Toni De Mello
Tanya (Toni) De Mello started as an economist, working in business in the day and in the community at night. After working as a Management Consultant for several years and co-founding two local NGOs in her free time, Toni came to WWS. She left the Woo to work in peace building, through the Office of the United Nations High Commissioner for Refugees (UNHCR) in Geneva and later in the UNHCR Field Office for Emergency Relief through the UN World Food Programme (WFP). She is now a human rights lawyer and she is currently working in the civil rights realm as the Director of Human Rights at Ryerson University. She deals with discrimination, harassment and sexual violence. Toni ran for office (for the Federal government in 2015) and well, she lost. But she continues to be extremely engaged in civic life and community service.
She has also worked for over 10 year in social innovation and entrepreneurship and has worked as a consultant with MaRS, Canada's premier social innovation hub.
Sarah Sayeed is a Senior Advisor in the Community Affairs Unit of the Mayor's Office of New York City. She previously worked at the Interfaith Center of New York, conducting the Rabbi Marshall T. Meyer Retreats for Social Justice as well as Catholic-Muslim dialogue and joint social service projects and taught communication at the School of Public Affairs, Baruch College. Sarah volunteers with Women in Islam, Inc., an organization that empowers women within a social justice, human rights and Islamic framework. She holds a B.A. in Sociology and Near East Studies from Princeton University and an M.A. and Ph.D. in Communication from the Annenberg School for Communication, University of Pennsylvania.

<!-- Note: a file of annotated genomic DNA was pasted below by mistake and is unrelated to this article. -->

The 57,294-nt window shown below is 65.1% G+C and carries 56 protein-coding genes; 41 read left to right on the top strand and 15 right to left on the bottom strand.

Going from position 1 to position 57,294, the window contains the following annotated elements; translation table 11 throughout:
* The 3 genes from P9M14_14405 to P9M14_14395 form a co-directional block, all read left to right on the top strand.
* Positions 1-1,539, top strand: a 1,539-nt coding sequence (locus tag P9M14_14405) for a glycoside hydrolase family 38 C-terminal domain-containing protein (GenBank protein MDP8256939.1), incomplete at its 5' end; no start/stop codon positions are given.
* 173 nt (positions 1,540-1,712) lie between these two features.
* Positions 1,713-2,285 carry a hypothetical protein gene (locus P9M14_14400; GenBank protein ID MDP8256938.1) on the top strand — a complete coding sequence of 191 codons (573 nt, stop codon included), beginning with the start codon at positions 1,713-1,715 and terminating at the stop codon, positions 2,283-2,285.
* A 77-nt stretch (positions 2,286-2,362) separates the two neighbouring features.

Samuel Sinyangwe, co-founder of Mapping Police Violence and Campaign Zero, is policy analyst and data scientist who works with communities of color to fight systemic racism. Sam has supported movement activists across the country to collect and use data as a tool for fighting police violence and to advance comprehensive policy solutions to this issue. Previously, Sam worked at PolicyLink to support a national network of 61 Promise Neighborhoods communities to build cradle-to-career systems of support for low-income families. He also worked with city leaders, youth activists and community organizations develop comprehensive agendas to achieve quality education, health, and justice for young black men. Sam grew up in Orlando, FL, and has been involved in organizing and advocacy since he was in high school. He graduated from Stanford University in 2012, where he studied how race and racism impact the U.S. political system.